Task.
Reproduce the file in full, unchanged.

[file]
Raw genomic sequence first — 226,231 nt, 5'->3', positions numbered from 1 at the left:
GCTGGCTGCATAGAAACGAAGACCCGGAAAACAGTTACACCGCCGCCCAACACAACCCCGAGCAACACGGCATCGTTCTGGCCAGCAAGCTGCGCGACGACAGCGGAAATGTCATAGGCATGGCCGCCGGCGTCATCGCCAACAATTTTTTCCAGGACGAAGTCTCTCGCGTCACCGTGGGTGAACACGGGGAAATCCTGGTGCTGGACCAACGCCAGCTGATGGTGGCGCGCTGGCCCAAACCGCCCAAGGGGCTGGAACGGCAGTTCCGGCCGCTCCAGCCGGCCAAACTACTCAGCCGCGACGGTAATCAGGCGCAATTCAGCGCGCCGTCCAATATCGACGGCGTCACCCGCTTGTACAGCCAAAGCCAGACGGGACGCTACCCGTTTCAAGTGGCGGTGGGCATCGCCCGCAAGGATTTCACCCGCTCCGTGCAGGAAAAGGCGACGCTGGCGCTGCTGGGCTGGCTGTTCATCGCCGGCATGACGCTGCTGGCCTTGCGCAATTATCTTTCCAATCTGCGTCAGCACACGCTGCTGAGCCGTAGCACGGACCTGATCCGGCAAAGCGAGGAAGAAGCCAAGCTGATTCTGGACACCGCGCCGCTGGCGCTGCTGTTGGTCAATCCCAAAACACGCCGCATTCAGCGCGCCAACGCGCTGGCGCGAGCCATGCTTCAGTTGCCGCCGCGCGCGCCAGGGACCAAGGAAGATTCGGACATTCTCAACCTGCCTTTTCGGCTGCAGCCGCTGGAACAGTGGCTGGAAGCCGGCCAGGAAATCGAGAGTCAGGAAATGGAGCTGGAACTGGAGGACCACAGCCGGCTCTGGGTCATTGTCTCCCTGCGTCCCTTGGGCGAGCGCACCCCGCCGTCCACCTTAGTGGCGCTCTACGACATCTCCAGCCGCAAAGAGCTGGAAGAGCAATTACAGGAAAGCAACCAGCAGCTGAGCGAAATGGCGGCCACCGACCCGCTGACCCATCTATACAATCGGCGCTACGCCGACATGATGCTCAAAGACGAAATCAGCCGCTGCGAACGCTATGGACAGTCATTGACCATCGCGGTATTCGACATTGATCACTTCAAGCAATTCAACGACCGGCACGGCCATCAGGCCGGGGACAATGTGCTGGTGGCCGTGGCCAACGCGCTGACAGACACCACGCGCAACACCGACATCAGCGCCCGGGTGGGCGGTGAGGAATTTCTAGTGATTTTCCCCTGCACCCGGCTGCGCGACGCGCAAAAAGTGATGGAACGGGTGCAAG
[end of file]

Raw genomic sequence first — 226,231 nt, 5'->3', positions numbered from 1 at the left:
GCTGGCTGCATAGAAACGAAGACCCGGAAAACAGTTACACCGCCGCCCAACACAACCCCGAGCAACACGGCATCGTTCTGGCCAGCAAGCTGCGCGACGACAGCGGAAATGTCATAGGCATGGCCGCCGGCGTCATCGCCAACAATTTTTTCCAGGACGAAGTCTCTCGCGTCACCGTGGGTGAACACGGGGAAATCCTGGTGCTGGACCAACGCCAGCTGATGGTGGCGCGCTGGCCCAAACCGCCCAAGGGGCTGGAACGGCAGTTCCGGCCGCTCCAGCCGGCCAAACTACTCAGCCGCGACGGTAATCAGGCGCAATTCAGCGCGCCGTCCAATATCGACGGCGTCACCCGCTTGTACAGCCAAAGCCAGACGGGACGCTACCCGTTTCAAGTGGCGGTGGGCATCGCCCGCAAGGATTTCACCCGCTCCGTGCAGGAAAAGGCGACGCTGGCGCTGCTGGGCTGGCTGTTCATCGCCGGCATGACGCTGCTGGCCTTGCGCAATTATCTTTCCAATCTGCGTCAGCACACGCTGCTGAGCCGTAGCACGGACCTGATCCGGCAAAGCGAGGAAGAAGCCAAGCTGATTCTGGACACCGCGCCGCTGGCGCTGCTGTTGGTCAATCCCAAAACACGCCGCATTCAGCGCGCCAACGCGCTGGCGCGAGCCATGCTTCAGTTGCCGCCGCGCGCGCCAGGGACCAAGGAAGATTCGGACATTCTCAACCTGCCTTTTCGGCTGCAGCCGCTGGAACAGTGGCTGGAAGCCGGCCAGGAAATCGAGAGTCAGGAAATGGAGCTGGAACTGGAGGACCACAGCCGGCTCTGGGTCATTGTCTCCCTGCGTCCCTTGGGCGAGCGCACCCCGCCGTCCACCTTAGTGGCGCTCTACGACATCTCCAGCCGCAAAGAGCTGGAAGAGCAATTACAGGAAAGCAACCAGCAGCTGAGCGAAATGGCGGCCACCGACCCGCTGACCCATCTATACAATCGGCGCTACGCCGACATGATGCTCAAAGACGAAATCAGCCGCTGCGAACGCTATGGACAGTCATTGACCATCGCGGTATTCGACATTGATCACTTCAAGCAATTCAACGACCGGCACGGCCATCAGGCCGGGGACAATGTGCTGGTGGCCGTGGCCAACGCGCTGACAGACACCACGCGCAACACCGACATCAGCGCCCGGGTGGGCGGTGAGGAATTTCTAGTGATTTTCCCCTGCACCCGGCTGCGCGACGCGCAAAAAGTGATGGAACGGGTGCAAG